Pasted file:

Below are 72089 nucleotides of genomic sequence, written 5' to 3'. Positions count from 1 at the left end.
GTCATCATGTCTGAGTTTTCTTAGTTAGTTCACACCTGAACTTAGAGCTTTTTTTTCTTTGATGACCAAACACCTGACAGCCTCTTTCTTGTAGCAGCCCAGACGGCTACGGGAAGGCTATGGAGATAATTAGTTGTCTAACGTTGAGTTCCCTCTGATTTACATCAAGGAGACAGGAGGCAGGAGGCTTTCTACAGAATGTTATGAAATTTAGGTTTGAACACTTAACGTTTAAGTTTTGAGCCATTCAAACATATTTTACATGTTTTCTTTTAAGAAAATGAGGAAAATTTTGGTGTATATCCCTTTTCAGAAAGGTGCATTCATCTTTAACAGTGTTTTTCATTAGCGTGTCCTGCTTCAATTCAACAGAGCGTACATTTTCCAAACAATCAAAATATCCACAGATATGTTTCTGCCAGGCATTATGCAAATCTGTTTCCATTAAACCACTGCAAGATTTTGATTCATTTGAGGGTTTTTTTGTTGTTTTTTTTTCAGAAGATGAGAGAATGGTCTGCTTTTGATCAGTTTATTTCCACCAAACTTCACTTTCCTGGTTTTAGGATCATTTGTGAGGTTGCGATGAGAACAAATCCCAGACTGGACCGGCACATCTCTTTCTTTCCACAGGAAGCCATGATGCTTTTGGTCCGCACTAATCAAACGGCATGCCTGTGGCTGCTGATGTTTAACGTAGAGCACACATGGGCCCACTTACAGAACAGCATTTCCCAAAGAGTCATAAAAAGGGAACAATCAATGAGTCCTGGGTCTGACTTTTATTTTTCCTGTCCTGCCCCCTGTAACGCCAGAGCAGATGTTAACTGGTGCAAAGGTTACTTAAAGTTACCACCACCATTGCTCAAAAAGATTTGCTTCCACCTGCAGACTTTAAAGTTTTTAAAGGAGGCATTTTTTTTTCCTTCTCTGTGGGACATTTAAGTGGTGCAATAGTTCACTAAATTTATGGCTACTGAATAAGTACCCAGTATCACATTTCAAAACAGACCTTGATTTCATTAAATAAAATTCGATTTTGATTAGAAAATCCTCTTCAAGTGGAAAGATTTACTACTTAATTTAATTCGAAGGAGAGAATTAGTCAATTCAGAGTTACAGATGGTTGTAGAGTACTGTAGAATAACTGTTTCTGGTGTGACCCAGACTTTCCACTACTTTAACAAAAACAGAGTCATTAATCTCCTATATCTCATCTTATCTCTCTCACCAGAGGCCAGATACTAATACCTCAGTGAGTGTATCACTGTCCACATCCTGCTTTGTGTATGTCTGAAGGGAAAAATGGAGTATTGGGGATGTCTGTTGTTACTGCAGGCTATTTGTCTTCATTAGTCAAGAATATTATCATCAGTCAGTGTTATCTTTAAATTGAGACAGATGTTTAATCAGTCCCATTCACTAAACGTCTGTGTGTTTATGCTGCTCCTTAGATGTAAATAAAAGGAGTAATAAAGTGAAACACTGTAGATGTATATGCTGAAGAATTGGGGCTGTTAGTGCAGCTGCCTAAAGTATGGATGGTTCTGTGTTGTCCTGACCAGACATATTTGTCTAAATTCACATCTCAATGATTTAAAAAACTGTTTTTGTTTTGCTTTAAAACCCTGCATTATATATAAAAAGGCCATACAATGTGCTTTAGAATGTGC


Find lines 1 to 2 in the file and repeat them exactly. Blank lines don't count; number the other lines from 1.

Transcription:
Below are 72089 nucleotides of genomic sequence, written 5' to 3'. Positions count from 1 at the left end.
GTCATCATGTCTGAGTTTTCTTAGTTAGTTCACACCTGAACTTAGAGCTTTTTTTTCTTTGATGACCAAACACCTGACAGCCTCTTTCTTGTAGCAGCCCAGACGGCTACGGGAAGGCTATGGAGATAATTAGTTGTCTAACGTTGAGTTCCCTCTGATTTACATCAAGGAGACAGGAGGCAGGAGGCTTTCTACAGAATGTTATGAAATTTAGGTTTGAACACTTAACGTTTAAGTTTTGAGCCATTCAAACATATTTTACATGTTTTCTTTTAAGAAAATGAGGAAAATTTTGGTGTATATCCCTTTTCAGAAAGGTGCATTCATCTTTAACAGTGTTTTTCATTAGCGTGTCCTGCTTCAATTCAACAGAGCGTACATTTTCCAAACAATCAAAATATCCACAGATATGTTTCTGCCAGGCATTATGCAAATCTGTTTCCATTAAACCACTGCAAGATTTTGATTCATTTGAGGGTTTTTTTGTTGTTTTTTTTTCAGAAGATGAGAGAATGGTCTGCTTTTGATCAGTTTATTTCCACCAAACTTCACTTTCCTGGTTTTAGGATCATTTGTGAGGTTGCGATGAGAACAAATCCCAGACTGGACCGGCACATCTCTTTCTTTCCACAGGAAGCCATGATGCTTTTGGTCCGCACTAATCAAACGGCATGCCTGTGGCTGCTGATGTTTAACGTAGAGCACACATGGGCCCACTTACAGAACAGCATTTCCCAAAGAGTCATAAAAAGGGAACAATCAATGAGTCCTGGGTCTGACTTTTATTTTTCCTGTCCTGCCCCCTGTAACGCCAGAGCAGATGTTAACTGGTGCAAAGGTTACTTAAAGTTACCACCACCATTGCTCAAAAAGATTTGCTTCCACCTGCAGACTTTAAAGTTTTTAAAGGAGGCATTTTTTTTTCCTTCTCTGTGGGACATTTAAGTGGTGCAATAGTTCACTAAATTTATGGCTACTGAATAAGTACCCAGTATCACATTTCAAAACAGACCTTGATTTCATTAAATAAAATTCGATTTTGATTAGAAAATCCTCTTCAAGTGGAAAGATTTACTACTTAATTTAATTCGAAGGAGAGAATTAGTCAATTCAGAGTTACAGATGGTTGTAGAGTACTGTAGAATAACTGTTTCTGGTGTGACCCAGACTTTCCACTACTTTAACAAAAACAGAGTCATTAATCTCCTATATCTCATCTTATCTCTCTCACCAGAGGCCAGATACTAATACCTCAGTGAGTGTATCACTGTCCACATCCTGCTTTGTGTATGTCTGAAGGGAAAAATGGAGTATTGGGGATGTCTGTTGTTACTGCAGGCTATTTGTCTTCATTAGTCAAGAATATTATCATCAGTCAGTGTTATCTTTAAATTGAGACAGATGTTTAATCAGTCCCATTCACTAAACGTCTGTGTGTTTATGCTGCTCCTTAGATGTAAATAAAAGGAGTAATAAAGTGAAACACTGTAGATGTATATGCTGAAGAATTGGGGCTGTTAGTGCAGCTGCCTAAAGTATGGATGGTTCTGTGTTGTCCTGACCAGACATATTTGTCTAAATTCACATCTCAATGATTTAAAAAACTGTTTTTGTTTTGCTTTAAAACCCTGCATTATATATAAAAAGGCCATACAATGTGCTTTAGAATGTGC